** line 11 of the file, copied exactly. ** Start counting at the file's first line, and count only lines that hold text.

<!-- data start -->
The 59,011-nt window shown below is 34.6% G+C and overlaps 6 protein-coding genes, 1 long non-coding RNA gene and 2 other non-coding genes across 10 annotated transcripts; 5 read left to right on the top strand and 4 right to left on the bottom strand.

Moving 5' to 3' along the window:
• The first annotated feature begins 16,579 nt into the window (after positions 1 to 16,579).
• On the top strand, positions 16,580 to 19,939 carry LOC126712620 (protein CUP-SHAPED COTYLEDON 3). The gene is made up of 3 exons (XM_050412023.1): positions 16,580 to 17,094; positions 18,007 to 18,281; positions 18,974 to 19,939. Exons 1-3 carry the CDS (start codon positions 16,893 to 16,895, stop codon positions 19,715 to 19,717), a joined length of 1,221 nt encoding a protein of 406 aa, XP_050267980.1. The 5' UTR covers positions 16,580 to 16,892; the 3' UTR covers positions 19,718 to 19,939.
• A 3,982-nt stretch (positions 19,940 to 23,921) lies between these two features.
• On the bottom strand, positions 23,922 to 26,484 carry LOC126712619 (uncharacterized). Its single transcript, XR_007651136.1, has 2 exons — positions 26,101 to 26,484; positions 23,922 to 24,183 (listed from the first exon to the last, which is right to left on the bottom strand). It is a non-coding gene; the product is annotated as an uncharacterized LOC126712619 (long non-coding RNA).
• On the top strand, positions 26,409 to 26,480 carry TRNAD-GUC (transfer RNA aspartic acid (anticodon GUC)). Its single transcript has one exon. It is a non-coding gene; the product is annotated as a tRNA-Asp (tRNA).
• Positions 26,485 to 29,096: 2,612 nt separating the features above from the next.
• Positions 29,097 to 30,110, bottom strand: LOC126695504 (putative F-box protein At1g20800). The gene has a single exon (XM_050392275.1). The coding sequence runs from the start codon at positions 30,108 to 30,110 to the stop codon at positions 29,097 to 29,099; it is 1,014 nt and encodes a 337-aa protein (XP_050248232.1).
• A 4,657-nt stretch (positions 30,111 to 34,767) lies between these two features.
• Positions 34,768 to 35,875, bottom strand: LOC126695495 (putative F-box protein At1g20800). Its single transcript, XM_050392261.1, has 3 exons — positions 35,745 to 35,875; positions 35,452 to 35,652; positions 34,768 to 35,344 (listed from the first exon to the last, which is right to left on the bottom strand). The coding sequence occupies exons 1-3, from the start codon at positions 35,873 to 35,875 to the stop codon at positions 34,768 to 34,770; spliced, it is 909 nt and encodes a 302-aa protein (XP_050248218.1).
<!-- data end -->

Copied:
• Positions 34,768 to 35,875, bottom strand: LOC126695495 (putative F-box protein At1g20800). Its single transcript, XM_050392261.1, has 3 exons — positions 35,745 to 35,875; positions 35,452 to 35,652; positions 34,768 to 35,344 (listed from the first exon to the last, which is right to left on the bottom strand). The coding sequence occupies exons 1-3, from the start codon at positions 35,873 to 35,875 to the stop codon at positions 34,768 to 34,770; spliced, it is 909 nt and encodes a 302-aa protein (XP_050248218.1).